Profiles of mental health help seeking among Australian adolescent males
Journal of Adolescence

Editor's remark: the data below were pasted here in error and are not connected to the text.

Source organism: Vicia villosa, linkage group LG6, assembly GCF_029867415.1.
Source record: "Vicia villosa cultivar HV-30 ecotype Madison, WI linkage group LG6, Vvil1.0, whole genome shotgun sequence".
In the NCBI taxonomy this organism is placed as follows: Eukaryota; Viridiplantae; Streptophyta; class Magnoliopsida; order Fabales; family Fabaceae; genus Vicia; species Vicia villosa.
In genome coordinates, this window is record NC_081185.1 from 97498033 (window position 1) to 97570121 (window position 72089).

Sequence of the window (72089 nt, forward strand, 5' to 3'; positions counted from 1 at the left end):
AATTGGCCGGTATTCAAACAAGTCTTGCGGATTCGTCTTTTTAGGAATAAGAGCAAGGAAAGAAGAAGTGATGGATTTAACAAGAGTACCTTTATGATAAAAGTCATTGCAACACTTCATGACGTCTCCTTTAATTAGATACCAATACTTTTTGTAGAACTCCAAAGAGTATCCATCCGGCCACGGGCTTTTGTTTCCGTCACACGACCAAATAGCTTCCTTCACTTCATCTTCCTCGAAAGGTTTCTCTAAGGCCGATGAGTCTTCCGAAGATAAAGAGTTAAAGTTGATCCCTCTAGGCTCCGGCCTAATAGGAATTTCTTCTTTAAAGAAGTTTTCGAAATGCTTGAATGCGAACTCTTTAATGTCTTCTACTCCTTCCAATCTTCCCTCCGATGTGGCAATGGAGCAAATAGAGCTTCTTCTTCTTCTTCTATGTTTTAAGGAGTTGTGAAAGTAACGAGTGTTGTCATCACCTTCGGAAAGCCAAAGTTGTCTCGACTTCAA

Introduction: Adolescent males are at increased risk of mental illness and are reluctant to engage in treatment. This study aims to identify subgroups of help-seeking intentions among a sample of Australian male adolescents. Methods: A sample of 1038 male adolescent sport participants in Australia (age M = 14.69 years, SD = 1.35) reported help-seeking intentions from ten sources and from ‘no one’. Latent profile analysis was conducted based on these 11 items. Identified profiles were then compared across mental health measures. Results: Four latent profiles were identified: Low general help-seekers (10.5%), Moderate general help-seekers (46.8%), High general help-seekers (25.5%), High family and friends help-seekers (17.2%). Low, Moderate, and High general help-seekers had uniformly low, moderate, and high intentions to seek help from all sources, respectively. High family and friends help-seekers reported high endorsement of intentions to seek help from intimate partners, friends, parents, and other relatives, but low intentions for other sources. Low general help-seekers had lower intentions to seek help from parents compared to all other profiles. They also had significantly lower perceived family support and higher psychological distress. Conclusions: Low general help-seekers were particularly reluctant to seek help from all sources and at high risk of experiencing psychological difficulties. Their distinct profile offers potential to identify this high-risk group through the use of ratings on the parent help-seeking intentions item. Further research should investigate the predictive utility of this item on help-seeking and mental health, and should consider the influence of masculinity and previous experiences of help-seeking.
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